Tales from a (very very) long ski

Five brave adventurers boarded on the train to Gjøvik on Saturday morning with skis and backpacks full of snacks. We weren't the only skiers on board the train, which offers unparalleled access to the far reaches of the forest north of Oslo. Stop by stop, all the other skiers got off until only we - me, Audun, Vibeke, David and Henrik - remained. We had taken the train so far north it was hard to imagine one could ski all the way back to Oslo again.

The sun lit the tops of the trees as we set out from Raufoss. The early hours were full of optimism and joy. What a day, wasn't in magnificent? Skiing seemed so easy, we would practically fly home to Oslo, I was sure. My hands went numb to begin with but quickly warmed in time with the crunching snow under my swinging poles.

The ski back to Oslo is in excess of 130 km, and we planned to complete it over two days. We wanted to spend the night at a cushy hotel in Lygna, but unfortunately the Norwegian national biathlon championships were being held that weekend, so there were no rooms available. We settled on a tiny DNT cabin 15 km south of Lygna, which would offer somewhat more rustic accommodations.

Our ski took us through the middle of no-where. We only saw a handful of other skiers all day, which would never happen closer to populous Oslo. After following broad tracks for the first hour or so out of Raufoss, the trails grew narrower and narrower until they were just a single track plowed by a snow scooter. The scooter tracks were prone to driving bumpier, more challenging routes than a groomer would, and this felt like real adventure skiing somehow.

It was a chilly day and the rays of slanted sun were too weak to provide any real warmth. I struggled to eat enough. Every time I wanted to eat I had to stop, take off my backpack, and usually take off my gloves. All of the blood would withdraw from my hands as I started skiing again, and it would take 20-odd minutes to warm them up completely. I definitely need to find a way to make have easier access to snacks on a long ski!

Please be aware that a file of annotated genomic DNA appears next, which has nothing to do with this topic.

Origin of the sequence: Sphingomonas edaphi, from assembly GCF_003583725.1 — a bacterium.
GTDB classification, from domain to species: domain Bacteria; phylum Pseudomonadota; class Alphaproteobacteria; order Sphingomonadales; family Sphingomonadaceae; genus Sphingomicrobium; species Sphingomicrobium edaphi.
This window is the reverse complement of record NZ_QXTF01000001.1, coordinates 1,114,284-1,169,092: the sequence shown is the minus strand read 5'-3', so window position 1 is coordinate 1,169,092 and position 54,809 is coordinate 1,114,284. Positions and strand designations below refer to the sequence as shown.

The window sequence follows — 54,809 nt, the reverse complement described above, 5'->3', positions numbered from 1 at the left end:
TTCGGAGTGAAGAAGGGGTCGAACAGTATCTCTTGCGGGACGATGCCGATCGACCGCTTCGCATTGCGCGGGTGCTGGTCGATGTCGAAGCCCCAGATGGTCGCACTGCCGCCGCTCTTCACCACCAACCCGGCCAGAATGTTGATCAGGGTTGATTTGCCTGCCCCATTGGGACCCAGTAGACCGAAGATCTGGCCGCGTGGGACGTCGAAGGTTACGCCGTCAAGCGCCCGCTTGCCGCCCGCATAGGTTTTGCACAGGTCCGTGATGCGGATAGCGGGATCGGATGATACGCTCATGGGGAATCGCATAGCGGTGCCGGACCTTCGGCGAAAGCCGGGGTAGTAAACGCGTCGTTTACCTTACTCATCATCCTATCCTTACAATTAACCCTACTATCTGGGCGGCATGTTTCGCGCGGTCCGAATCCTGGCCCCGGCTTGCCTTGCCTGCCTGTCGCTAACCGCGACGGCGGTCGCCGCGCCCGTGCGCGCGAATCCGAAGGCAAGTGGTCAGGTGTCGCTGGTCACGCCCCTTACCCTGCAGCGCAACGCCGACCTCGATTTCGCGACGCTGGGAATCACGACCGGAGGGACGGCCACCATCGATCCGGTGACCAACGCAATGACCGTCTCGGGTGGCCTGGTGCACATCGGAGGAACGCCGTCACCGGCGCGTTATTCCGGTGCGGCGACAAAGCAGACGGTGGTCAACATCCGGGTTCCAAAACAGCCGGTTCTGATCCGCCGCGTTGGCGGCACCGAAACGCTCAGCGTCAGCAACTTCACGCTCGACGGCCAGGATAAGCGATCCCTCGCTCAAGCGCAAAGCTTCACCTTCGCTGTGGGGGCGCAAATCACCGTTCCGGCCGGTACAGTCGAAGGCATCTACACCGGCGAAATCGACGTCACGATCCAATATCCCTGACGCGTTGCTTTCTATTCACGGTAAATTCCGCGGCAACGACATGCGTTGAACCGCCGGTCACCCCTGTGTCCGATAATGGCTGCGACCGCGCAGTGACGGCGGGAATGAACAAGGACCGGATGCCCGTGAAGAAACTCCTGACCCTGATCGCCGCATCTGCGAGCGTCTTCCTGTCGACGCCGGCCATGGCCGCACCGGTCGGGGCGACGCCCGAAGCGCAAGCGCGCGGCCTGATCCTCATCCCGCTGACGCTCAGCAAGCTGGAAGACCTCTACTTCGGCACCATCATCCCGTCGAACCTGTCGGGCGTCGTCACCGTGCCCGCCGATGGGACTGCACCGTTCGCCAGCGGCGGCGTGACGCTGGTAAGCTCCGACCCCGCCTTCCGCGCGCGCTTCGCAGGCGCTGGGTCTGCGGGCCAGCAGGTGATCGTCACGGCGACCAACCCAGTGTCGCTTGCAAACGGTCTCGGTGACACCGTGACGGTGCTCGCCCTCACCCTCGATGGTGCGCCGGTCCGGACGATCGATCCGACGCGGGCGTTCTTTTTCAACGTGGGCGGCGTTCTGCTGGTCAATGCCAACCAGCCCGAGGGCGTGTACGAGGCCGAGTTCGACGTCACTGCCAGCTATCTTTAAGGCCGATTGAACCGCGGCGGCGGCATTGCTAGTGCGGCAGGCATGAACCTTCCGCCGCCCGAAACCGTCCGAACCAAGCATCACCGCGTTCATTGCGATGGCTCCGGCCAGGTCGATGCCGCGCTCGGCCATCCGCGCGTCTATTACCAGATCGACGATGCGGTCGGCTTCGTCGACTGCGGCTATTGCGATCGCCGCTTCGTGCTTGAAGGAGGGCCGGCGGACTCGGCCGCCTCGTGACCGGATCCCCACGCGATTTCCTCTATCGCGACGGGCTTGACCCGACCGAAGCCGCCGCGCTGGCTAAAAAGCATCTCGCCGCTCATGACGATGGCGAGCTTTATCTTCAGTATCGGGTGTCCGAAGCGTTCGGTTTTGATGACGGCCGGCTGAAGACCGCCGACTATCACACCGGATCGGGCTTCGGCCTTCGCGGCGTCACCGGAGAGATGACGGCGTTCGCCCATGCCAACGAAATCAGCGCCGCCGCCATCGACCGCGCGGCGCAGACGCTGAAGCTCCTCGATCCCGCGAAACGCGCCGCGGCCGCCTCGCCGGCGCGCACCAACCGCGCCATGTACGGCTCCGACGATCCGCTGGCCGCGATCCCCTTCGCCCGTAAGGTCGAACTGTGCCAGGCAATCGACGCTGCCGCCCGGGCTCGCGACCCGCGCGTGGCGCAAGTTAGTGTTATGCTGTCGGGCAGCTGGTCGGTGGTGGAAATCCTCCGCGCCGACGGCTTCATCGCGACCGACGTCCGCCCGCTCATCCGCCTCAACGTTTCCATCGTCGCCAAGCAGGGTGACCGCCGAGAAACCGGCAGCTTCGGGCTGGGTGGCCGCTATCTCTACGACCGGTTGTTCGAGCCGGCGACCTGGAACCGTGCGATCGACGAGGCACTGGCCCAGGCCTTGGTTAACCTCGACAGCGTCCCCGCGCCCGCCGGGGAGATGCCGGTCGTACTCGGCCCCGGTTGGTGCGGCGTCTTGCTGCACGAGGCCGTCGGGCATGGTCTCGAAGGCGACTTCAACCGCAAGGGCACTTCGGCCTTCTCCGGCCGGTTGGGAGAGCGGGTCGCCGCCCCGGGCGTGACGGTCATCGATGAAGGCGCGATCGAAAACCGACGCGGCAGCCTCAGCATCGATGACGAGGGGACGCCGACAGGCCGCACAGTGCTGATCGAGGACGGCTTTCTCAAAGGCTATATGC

I was glad when we hit a long uphill that stoked my internal furnace. We weren't moving fast, though, far from the 10 km/h we had thrown around while talking on the train ride. I began to feel the mental restlessness that comes during a long outing. I couldn't help glancing at my watch, registering how far we still had to go, and wondering if we would really get there. I had to settle in the to the rhythm of acceptance, to find the zen of knowing that as long as we continued to move forward we would get there. At some point.

The trail hit a long flat stretch, crossing several open areas that must be bogs in the summer. The sky was orange on one side and purple on the other, a mark of impending dusk. I found my stride and I skied along, faster and faster. I felt like I was flying, and all of a sudden I turned around and my companions were no where to be seen. They had stopped for a snack and I hadn't even noticed!

The sun set at 3:30 pm, and we took out our headlamps not long afterwards. We were closing in on the dreaded red section on the map, the section that had not been previously tracked. The ski trail was an open strip through the forest. We rotated leads, making slow first tracks through the deep powder. The world was narrowed down to what was illuminated by the beam of my headlamp.